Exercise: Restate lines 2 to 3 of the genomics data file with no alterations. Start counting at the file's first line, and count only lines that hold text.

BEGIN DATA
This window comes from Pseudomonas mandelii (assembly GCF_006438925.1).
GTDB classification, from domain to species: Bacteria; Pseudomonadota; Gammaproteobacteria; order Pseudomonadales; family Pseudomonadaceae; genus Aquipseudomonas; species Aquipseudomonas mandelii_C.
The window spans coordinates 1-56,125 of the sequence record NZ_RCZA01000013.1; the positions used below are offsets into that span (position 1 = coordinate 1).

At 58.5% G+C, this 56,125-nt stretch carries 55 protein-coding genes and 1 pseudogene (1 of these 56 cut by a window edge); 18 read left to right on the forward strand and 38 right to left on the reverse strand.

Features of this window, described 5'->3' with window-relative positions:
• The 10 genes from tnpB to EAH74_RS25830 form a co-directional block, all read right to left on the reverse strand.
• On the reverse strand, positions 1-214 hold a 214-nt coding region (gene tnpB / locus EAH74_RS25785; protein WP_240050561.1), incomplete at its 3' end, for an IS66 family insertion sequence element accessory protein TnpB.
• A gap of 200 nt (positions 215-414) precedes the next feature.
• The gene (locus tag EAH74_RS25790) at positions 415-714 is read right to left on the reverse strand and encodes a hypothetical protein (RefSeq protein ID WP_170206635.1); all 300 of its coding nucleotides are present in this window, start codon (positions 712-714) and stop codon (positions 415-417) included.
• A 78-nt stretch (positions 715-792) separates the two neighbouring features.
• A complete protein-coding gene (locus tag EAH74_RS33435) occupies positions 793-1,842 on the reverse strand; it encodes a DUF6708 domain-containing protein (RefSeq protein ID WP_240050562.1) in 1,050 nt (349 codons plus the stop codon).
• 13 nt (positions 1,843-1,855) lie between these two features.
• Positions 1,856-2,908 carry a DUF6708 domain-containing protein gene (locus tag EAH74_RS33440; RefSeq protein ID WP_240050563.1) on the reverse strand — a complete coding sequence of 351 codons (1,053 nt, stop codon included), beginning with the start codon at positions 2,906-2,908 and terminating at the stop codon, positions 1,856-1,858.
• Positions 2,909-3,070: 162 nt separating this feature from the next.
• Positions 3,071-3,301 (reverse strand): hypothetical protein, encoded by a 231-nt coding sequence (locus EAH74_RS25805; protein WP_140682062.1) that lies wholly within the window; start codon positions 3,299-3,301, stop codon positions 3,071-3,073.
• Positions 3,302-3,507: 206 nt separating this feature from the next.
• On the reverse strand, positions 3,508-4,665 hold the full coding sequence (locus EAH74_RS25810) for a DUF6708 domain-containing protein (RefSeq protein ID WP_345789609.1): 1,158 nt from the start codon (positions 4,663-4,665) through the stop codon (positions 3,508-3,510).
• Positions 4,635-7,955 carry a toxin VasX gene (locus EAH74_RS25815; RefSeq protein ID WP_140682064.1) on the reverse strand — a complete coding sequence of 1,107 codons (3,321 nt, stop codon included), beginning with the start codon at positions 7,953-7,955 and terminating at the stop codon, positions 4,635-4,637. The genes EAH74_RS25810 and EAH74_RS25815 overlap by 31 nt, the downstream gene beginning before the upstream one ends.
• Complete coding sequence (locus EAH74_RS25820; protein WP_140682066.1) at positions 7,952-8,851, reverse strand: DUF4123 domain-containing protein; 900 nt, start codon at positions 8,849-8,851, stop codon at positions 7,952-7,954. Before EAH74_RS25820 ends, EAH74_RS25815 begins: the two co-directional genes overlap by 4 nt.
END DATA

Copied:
GTDB classification, from domain to species: Bacteria; Pseudomonadota; Gammaproteobacteria; order Pseudomonadales; family Pseudomonadaceae; genus Aquipseudomonas; species Aquipseudomonas mandelii_C.
The window spans coordinates 1-56,125 of the sequence record NZ_RCZA01000013.1; the positions used below are offsets into that span (position 1 = coordinate 1).